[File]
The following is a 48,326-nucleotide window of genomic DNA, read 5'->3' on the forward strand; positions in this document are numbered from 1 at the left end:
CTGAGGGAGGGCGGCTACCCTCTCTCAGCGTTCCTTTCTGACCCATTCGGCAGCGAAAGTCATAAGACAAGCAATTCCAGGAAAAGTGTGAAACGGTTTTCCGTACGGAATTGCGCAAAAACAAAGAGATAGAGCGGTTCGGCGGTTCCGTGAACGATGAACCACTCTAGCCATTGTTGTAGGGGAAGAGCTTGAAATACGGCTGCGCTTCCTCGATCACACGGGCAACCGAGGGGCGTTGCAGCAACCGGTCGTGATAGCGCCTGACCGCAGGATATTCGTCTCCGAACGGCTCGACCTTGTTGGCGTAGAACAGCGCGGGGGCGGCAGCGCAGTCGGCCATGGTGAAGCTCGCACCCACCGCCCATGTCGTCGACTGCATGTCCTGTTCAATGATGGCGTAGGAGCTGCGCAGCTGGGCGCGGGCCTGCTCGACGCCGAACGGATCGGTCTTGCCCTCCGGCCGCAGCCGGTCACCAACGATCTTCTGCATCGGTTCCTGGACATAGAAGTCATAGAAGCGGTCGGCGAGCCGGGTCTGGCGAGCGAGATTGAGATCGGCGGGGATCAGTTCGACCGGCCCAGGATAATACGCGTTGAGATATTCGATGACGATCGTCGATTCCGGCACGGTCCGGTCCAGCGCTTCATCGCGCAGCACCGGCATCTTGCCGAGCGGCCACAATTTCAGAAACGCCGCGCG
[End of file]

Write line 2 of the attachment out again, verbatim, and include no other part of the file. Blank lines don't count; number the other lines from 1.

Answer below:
CTGAGGGAGGGCGGCTACCCTCTCTCAGCGTTCCTTTCTGACCCATTCGGCAGCGAAAGTCATAAGACAAGCAATTCCAGGAAAAGTGTGAAACGGTTTTCCGTACGGAATTGCGCAAAAACAAAGAGATAGAGCGGTTCGGCGGTTCCGTGAACGATGAACCACTCTAGCCATTGTTGTAGGGGAAGAGCTTGAAATACGGCTGCGCTTCCTCGATCACACGGGCAACCGAGGGGCGTTGCAGCAACCGGTCGTGATAGCGCCTGACCGCAGGATATTCGTCTCCGAACGGCTCGACCTTGTTGGCGTAGAACAGCGCGGGGGCGGCAGCGCAGTCGGCCATGGTGAAGCTCGCACCCACCGCCCATGTCGTCGACTGCATGTCCTGTTCAATGATGGCGTAGGAGCTGCGCAGCTGGGCGCGGGCCTGCTCGACGCCGAACGGATCGGTCTTGCCCTCCGGCCGCAGCCGGTCACCAACGATCTTCTGCATCGGTTCCTGGACATAGAAGTCATAGAAGCGGTCGGCGAGCCGGGTCTGGCGAGCGAGATTGAGATCGGCGGGGATCAGTTCGACCGGCCCAGGATAATACGCGTTGAGATATTCGATGACGATCGTCGATTCCGGCACGGTCCGGTCCAGCGCTTCATCGCGCAGCACCGGCATCTTGCCGAGCGGCCACAATTTCAGAAACGCCGCGCG